Beyond DietsWritten by Debra Betterly, Ph.D., CLC
We can’t choose body we want, rather we have to accept body we are given. Our bodies are an amazing compilation of traits from all our ancestors. They are unique and allow us to have physical experience of life. They are vehicles of our soul. They are connected to our mind and spirit. Our thoughts and emotions can literally make us sick or heal us physically. However, if I asked 10 people if they liked their bodies, what do you think majority, if not all of them, would say? On top of most peoples list would be their dissatisfaction with their weight. Fact: Our current population is getting heavier even though as many as 40 percent of women and 24 percent of men are trying to lose weight at any given time. Unfortunately, our cultures expectation about body size has led to an unhealthy obsession with weight. The underlying cultural view and message given by media is that being thin will make us feel healthier, more beautiful and happier. The media images bombarding us today are unrealistic and seem to lead us on a mission for “ideal body”. Precious time and energy is being consumed by thinking about, talking about, worrying about, and trying to find magic cure for fixing our weight. Even so, statistics prove that there is no magic cure. People who go on “diets” typically gain back as much as one-third to two-thirds of weight within one year and almost all of it within five years. Our self-worth becomes entwined with these messages. Because of our cultures obsession with thinness, it is increasingly difficult for us to see beauty and diversity in different sizes and shapes. It is increasingly difficult for us to not judge ourselves and others by how we look rather than who we are. For, our true beauty is reflected in our soul, our passion, in what we do for others, and how we care for ourselves. Learning to take extremely good care of yourself is a vital part of coaching. Taking a non-dieting approach that focuses on acceptance, physical activity, and normalized eating frees you from “diet mentality” to do better, more important things with your time and energy. The non-dieting approach takes emphasis off calorie counting, counting exchanges, scales, fat gram counting, and “ideal body.” Accept Yourself: •Develop a positive image of yourself. Stop judging your self worth by number on scale, or your body shape or size. Work on remembering who you really are. You know, essence of your soul, you that is “brilliant, gorgeous, talented, and fabulous.” (See this quoted from Marianne Williamson’s Our Deepest Fear on my website, www.amazingjourneycoach.com on free writings and assessments page). Stop any negative self-talk in it’s tracks and change it to something positive about yourself. •Become more aware of media and cultural messages that promote an “ideal” body shape. Remind yourself that such expectations are unrealistic. The images appearing in magazines are often computer generated, computer altered and airbrushed! They are not real! •Put away your scale. It does not matter what you weigh. It only matters how healthy and fit you are. Also, weighing encourages weight obsession and measuring your self-worth by what scale says that day.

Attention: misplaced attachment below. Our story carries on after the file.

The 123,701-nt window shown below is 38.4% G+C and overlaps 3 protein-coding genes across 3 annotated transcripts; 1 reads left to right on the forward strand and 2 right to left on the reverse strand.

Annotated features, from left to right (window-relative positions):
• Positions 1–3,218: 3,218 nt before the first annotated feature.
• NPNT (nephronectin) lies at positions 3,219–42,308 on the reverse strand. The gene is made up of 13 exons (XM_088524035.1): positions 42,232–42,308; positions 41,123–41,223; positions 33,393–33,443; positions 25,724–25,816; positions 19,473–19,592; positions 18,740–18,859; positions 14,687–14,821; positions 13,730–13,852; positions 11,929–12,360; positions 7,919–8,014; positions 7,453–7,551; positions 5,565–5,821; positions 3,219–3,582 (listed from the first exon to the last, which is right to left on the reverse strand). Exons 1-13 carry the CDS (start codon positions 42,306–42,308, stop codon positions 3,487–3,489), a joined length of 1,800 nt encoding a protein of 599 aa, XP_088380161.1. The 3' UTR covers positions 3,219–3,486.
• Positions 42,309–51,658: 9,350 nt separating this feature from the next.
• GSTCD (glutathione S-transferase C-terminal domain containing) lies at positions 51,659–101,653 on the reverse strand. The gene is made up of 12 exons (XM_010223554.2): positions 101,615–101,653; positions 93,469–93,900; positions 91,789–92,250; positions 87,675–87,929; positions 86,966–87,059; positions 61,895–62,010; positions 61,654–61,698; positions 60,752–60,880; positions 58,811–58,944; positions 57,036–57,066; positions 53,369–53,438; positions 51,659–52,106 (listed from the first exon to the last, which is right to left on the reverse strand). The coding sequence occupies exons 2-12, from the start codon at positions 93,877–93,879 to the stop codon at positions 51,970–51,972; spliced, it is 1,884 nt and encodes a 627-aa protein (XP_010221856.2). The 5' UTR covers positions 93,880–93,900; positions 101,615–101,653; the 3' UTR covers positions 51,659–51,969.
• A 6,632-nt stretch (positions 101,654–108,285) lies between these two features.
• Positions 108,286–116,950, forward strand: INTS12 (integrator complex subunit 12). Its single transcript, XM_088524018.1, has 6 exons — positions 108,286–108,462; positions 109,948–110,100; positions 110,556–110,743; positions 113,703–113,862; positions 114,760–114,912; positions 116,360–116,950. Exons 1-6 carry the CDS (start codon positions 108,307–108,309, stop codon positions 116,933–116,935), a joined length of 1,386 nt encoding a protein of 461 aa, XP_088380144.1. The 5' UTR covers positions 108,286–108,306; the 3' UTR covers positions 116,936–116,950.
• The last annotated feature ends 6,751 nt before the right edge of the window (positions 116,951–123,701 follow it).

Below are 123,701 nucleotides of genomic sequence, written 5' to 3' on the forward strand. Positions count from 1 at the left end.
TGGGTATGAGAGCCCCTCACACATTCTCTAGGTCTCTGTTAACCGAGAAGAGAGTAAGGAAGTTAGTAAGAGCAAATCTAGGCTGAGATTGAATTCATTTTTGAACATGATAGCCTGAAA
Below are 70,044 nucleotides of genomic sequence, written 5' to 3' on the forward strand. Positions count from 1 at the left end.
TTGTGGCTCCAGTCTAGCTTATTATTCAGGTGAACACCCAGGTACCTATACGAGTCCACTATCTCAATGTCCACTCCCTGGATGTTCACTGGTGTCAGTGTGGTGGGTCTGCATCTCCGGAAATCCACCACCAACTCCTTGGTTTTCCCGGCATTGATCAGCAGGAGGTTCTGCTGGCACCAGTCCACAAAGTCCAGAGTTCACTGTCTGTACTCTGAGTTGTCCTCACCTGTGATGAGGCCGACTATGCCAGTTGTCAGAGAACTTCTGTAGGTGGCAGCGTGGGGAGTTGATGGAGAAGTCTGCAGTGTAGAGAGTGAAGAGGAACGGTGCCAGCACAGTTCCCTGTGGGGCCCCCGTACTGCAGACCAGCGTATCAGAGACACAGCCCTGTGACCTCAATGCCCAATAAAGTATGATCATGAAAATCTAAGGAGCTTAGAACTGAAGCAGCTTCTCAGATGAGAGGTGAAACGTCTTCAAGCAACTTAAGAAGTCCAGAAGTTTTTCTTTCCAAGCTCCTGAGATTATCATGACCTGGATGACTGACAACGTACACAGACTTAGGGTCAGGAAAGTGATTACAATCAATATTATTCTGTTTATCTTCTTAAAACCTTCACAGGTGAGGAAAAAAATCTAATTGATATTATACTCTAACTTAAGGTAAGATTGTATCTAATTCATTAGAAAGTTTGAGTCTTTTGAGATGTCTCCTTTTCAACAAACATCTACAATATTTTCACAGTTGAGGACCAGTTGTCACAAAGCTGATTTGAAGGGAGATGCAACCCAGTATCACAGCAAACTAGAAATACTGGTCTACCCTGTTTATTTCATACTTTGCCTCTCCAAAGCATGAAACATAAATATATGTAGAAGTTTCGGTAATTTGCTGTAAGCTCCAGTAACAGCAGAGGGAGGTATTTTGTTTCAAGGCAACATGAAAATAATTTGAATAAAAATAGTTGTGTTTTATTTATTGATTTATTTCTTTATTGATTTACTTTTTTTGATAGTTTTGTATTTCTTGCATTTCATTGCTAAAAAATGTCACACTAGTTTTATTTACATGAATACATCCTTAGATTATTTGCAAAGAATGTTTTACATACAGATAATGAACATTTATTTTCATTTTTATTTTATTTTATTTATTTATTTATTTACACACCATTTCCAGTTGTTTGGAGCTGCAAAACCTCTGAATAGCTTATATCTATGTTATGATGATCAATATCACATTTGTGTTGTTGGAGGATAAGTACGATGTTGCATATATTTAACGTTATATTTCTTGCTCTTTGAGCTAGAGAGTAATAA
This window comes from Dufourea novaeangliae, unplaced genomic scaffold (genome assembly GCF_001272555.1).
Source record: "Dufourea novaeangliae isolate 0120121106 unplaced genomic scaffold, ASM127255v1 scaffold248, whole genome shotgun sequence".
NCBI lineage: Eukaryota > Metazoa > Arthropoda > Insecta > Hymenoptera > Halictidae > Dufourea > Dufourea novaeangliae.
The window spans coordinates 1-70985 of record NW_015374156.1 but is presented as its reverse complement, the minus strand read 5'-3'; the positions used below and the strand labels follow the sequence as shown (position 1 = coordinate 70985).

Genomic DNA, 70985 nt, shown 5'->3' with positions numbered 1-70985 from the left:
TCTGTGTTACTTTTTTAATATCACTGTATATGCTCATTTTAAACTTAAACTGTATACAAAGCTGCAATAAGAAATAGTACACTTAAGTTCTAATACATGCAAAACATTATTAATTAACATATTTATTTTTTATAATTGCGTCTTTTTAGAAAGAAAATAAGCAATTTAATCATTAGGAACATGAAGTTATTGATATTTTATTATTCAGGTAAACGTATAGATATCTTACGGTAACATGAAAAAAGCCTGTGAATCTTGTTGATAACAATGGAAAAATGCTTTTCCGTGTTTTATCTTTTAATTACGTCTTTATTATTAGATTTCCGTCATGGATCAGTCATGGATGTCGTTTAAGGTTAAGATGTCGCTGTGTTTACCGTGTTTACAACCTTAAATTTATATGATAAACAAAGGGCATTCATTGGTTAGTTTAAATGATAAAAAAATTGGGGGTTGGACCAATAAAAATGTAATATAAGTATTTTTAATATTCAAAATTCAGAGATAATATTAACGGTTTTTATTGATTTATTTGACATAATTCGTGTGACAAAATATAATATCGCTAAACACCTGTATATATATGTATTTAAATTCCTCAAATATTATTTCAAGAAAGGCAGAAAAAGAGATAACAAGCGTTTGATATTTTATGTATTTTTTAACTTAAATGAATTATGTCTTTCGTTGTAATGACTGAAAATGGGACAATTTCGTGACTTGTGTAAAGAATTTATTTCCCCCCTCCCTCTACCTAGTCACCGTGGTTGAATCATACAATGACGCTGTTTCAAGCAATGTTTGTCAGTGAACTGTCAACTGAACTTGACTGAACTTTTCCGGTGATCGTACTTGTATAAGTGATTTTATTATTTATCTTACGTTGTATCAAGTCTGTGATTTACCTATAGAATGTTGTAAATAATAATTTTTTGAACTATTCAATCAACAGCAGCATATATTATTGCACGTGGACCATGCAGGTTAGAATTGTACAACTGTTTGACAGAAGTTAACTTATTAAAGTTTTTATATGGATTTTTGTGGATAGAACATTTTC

Before and After: It's Your TurnWritten by Steve Gillman
You've seen them a hundred times: "Before" and "After" pictures. Are you ready to be one in photos? Don't wait until you lose more weight. You can have an "after" picture today.
You've probably noticed that photos from before and after a diet don't always show a great weight loss. Oh, many times they do, but what do they show just as often? They show a slouching, frowning man or woman in first picture, followed by same person smiling, with hair done and make-up on in "after" picture.
Of course you are attracted to after photo! You want to be happy and attractive like that. That's point of this sales technique. The point of this article, though, is to remind you that those "after" photos demonstrate importance of attitude, posture, clothing and make-up as much as weight loss.